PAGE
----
Starting Tuesday, the Michigan Civil Rights Commission will take complaints of discrimination based on sexual orientation or gender identity for the first time.
The change comes following a 5-0-1 vote Monday to expand the commission’s interpretation of the state’s Elliott-Larsen Civil Rights Act to include protections from discrimination based on sexual orientation and gender identification in employment, education, housing and real estate as well as use of public accommodations and public service.
“We’re thrilled, obviously. This is an important step for LGBT people in the state of Michigan to be treated equally under the law,” said Stephanie White, executive director of Equality Michigan, a statewide advocacy organization serving LGBTQ and HIV-affected communities.
“Yesterday, LGBT people could be fired and may or may not have any recourse or the protection of the Department of Civil Rights. (This decision) opens up a path for possible justice. Importantly, it also provides us the opportunity to have a full picture of discrimination — record the cases, track them, see them, investigate them more fully to be taken seriously and to be seen.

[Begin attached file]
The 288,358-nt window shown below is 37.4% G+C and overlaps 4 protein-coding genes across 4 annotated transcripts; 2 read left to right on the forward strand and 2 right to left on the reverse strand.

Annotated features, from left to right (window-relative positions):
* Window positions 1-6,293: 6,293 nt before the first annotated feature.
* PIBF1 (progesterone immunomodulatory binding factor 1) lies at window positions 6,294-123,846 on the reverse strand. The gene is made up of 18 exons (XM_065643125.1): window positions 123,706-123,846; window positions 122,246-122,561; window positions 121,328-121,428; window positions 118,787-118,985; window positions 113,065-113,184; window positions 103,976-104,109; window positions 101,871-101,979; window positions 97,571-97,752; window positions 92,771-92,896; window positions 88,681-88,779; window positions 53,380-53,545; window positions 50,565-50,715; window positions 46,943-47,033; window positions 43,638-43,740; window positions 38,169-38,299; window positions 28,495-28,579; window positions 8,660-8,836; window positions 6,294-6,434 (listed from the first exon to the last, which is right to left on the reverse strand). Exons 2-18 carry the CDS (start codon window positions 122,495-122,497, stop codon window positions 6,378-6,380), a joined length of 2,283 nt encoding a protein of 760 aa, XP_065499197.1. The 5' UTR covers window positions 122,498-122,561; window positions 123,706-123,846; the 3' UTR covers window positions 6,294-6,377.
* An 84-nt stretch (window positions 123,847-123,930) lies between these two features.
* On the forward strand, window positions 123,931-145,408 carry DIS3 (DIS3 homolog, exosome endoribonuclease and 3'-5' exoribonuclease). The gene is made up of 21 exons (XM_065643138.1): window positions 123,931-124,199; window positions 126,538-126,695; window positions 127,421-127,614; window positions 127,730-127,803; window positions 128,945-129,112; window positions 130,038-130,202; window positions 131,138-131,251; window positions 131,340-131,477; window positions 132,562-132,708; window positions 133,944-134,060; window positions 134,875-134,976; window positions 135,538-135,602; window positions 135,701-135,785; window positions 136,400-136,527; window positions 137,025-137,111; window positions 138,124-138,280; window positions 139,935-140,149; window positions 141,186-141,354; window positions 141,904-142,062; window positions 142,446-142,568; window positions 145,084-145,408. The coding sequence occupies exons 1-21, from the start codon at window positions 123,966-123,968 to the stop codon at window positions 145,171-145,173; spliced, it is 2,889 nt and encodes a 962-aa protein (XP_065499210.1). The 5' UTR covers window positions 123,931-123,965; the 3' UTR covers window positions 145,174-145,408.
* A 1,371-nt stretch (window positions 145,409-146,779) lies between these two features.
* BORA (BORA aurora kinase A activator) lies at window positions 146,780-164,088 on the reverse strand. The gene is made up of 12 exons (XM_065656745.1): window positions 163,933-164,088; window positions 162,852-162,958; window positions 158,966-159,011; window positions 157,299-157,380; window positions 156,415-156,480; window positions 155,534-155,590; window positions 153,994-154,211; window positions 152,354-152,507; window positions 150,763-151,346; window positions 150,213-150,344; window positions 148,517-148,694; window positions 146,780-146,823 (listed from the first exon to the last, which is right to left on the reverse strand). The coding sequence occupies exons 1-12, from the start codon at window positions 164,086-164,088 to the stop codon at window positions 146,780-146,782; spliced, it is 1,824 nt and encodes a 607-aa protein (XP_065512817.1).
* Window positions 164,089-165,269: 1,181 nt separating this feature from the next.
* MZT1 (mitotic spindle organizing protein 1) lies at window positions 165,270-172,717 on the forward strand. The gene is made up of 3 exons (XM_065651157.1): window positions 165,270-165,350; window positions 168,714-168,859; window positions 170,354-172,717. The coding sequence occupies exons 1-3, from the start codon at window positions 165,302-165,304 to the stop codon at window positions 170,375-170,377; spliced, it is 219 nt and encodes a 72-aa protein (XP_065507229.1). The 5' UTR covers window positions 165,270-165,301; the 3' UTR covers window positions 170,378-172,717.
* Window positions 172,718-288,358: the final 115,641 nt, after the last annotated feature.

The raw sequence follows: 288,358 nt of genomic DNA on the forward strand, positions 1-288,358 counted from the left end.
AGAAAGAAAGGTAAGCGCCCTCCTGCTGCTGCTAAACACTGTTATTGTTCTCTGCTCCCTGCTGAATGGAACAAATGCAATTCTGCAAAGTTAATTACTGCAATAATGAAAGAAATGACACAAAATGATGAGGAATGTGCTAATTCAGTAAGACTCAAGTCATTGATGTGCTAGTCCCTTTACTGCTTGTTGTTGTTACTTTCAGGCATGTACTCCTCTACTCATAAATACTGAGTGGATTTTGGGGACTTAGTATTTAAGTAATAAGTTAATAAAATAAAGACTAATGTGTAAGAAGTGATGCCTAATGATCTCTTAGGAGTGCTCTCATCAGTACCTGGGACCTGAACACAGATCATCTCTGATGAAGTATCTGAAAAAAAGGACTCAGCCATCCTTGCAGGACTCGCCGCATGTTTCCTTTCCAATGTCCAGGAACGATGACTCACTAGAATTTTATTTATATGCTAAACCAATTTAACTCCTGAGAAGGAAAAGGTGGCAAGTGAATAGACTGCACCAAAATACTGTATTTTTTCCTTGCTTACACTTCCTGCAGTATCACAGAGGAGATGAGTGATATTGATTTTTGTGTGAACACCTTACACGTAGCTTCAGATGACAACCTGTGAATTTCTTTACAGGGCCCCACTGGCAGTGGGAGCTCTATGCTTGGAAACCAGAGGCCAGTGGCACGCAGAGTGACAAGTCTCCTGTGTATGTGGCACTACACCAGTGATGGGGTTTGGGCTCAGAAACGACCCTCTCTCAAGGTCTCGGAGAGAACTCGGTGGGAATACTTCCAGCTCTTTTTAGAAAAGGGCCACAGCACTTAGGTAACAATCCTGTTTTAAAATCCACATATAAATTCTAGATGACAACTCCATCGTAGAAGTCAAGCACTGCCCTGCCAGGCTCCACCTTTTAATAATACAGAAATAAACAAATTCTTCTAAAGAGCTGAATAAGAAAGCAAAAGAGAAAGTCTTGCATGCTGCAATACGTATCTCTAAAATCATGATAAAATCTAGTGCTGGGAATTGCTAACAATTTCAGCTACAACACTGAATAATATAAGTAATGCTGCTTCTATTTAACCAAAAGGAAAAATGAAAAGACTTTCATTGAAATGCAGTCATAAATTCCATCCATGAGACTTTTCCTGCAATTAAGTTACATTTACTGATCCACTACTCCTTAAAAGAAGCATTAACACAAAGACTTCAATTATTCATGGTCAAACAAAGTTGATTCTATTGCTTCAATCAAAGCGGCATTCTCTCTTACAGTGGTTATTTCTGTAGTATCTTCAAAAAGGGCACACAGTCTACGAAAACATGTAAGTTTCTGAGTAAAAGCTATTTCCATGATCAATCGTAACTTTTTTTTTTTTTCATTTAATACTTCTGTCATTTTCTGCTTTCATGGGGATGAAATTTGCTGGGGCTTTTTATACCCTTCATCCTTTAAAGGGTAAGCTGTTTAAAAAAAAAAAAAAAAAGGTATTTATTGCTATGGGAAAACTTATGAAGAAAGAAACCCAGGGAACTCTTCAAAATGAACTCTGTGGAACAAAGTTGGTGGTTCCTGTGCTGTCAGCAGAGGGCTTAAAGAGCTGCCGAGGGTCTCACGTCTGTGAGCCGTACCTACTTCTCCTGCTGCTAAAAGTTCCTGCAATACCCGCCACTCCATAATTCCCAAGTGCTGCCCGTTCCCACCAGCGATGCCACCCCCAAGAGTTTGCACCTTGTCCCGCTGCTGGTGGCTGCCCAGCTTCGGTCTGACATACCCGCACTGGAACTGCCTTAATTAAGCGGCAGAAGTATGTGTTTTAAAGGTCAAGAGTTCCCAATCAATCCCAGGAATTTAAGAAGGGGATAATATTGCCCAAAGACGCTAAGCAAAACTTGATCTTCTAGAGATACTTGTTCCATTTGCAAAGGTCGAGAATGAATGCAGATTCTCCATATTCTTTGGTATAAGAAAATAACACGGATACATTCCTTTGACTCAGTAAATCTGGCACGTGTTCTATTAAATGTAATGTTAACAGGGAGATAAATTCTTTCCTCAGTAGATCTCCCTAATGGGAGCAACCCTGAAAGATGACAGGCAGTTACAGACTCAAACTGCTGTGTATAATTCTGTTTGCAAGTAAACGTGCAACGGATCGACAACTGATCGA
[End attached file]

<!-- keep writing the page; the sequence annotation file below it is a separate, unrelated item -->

“We’re grateful for the Civil Rights Commission to take this stand and be bold, and we will be happy to help them in any way.”
But the move is likely to face challenges.
Ron Robinson, an assistant in the Attorney General’s Office, told the commission in September that it didn’t have the authority to re-interpret the civil rights act.
That, he said, is up to the state Legislature.
“Should the commission issue a ruling contrary to the Attorney General, the commission would give up its governmental immunity and would be subject to a lawsuit,” Robinson told commissioners at the time.
Andrea Bitely, a spokeswoman for the Attorney General’s Office, confirmed Monday that it continues to support the opinion that it’s up to the Legislature to amend the Civil Rights Act.
Vicki Levengood, communications director for the State Department of Civil Rights, said commissioners weren’t satisfied with that opinion.